When Rape is a War Game: Sexual Violence and Women's Wounds

November 30, 2018
By: 
Misty Kiwak Jacobs

The days between November 25th, the International Day for the Elimination of Violence Against Women, and December 10th, Human Rights Day, mark the 16 Days of Activism against Gender-Based Violence Campaign.

“Civil Unrest,” “Violent Conflict” or “Internally Displaced People,” are terms we hear often without fully grasping their impact on human well-being. Unfortunately, civil unrest by any name is concomitant with gender-based sexual violence. “Violence Against Women” is often personal, as with the #metoo movement. It is always global.

Earlier this month, I was fortunate to be invited to a lecture at the Church Center for the United Nations hosted by The Lutheran World Federation (LWF). Rev. Dr. Elieshi Mungure, a Lutheran priest who serves as the LWF Area Secretary for Africa, spoke on the “Contemporary Challenges in West and Central Africa” from a church perspective. She shared that Africa is a hotspot, both good and bad, a path of trade, but also of trade conflicts and security issues impacting the entire region of West and Central Africa.

Rev. Dr. Elieshi Mungure, The Lutheran World Federation Area Secretary for Africa

Photo: The Lutheran World Federation

Rev. Mungure related a story told to her by a Nigerian woman had fled violence with her family. As they were struggling to escape, the woman asked her husband to help her carry their small children. He answered, “We will have more babies.” Unwilling to leave her children, the woman pulled her children off the path and into the bush. Her husband kept running. Nervously quieting her children, she waited for her pursuers to pass. She and her children survived. Many are not so lucky.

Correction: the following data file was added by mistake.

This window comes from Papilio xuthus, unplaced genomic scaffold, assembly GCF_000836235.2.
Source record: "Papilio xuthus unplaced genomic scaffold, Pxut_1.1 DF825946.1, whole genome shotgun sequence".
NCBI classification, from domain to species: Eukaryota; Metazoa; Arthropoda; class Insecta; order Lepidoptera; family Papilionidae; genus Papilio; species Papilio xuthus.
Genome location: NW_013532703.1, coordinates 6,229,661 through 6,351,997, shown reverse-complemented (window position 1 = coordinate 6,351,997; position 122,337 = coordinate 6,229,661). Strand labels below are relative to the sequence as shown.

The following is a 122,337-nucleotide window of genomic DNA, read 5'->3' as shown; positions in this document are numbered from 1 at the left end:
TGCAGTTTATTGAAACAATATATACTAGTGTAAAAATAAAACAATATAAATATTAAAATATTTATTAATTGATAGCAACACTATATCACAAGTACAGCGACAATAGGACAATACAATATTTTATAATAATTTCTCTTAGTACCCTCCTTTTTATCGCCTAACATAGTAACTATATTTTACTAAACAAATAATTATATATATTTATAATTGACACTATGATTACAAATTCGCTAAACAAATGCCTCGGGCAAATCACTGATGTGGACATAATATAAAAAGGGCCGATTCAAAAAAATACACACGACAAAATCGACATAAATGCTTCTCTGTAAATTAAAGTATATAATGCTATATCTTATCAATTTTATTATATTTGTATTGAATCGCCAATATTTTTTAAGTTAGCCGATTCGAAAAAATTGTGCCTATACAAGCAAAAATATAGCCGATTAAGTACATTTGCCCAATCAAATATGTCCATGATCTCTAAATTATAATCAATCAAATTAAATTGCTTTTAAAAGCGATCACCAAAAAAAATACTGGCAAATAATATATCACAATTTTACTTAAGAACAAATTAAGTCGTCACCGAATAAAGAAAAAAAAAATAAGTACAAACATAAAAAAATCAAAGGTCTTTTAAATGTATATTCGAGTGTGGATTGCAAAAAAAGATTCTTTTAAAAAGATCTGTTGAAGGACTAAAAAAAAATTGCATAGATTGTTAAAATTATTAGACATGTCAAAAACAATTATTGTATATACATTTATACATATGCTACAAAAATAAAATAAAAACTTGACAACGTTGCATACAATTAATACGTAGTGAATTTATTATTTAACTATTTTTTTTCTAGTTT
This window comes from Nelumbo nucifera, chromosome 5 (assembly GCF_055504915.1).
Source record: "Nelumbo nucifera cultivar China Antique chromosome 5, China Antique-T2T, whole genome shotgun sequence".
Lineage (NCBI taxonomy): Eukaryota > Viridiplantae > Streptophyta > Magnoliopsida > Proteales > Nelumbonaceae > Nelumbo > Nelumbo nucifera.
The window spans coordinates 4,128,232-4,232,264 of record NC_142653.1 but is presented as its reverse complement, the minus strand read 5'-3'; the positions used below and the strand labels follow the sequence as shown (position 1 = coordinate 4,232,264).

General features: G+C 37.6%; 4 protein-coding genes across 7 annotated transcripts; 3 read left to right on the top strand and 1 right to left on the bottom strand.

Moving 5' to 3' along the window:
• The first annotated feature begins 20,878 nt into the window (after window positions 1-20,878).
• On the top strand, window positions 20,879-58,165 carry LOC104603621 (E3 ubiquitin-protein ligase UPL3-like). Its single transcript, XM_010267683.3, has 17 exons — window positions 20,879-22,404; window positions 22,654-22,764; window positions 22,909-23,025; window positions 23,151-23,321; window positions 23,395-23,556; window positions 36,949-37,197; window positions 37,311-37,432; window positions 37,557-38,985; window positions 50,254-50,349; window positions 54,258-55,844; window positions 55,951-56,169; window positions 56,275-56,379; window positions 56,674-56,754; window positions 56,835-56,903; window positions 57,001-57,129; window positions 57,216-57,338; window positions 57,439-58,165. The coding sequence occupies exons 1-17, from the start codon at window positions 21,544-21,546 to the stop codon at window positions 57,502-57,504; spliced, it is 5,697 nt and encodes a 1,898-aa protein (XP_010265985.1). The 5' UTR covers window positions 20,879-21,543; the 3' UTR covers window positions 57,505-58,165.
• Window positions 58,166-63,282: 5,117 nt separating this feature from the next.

Violence in Nigeria made international news in in February 2018 when Boko Haram abducted 110 school girls in Yobe, a state in the Northeast of the country.[1] Boko Haram’s mass kidnapping in 2014 drew national attention via the social media campaign #bringbackourgirls. We may not initially equate kidnapping with violence. But the United Nations Population Fund (UNFPA) reports, “[Boko Haram] uses women and girls as a tactic of war. We don’t have to imagine that many of these girls have been subjected to sexual- and gender-based violence.”[2]

The President of Nigeria, Muhammadu Buhari declared February’s kidnapping a national disaster. Most of the girls were returned, save five who did not survive the ordeal, and one, a Christian, is still being held for allegedly refusing to convert to Islam. By United Nations estimates, 7,000 girls have endured abduction and rape in the war with Boko Haram. [3]

Wherever rape is used as a weapon of war, surviving women frequently find their suffering compounded by traumatic vaginal fistula. A women’s health issue in developing nations, vaginal fistula is often a result of difficult childbirth without the proper obstetric care. It can also be the unfortunate consequence of rape.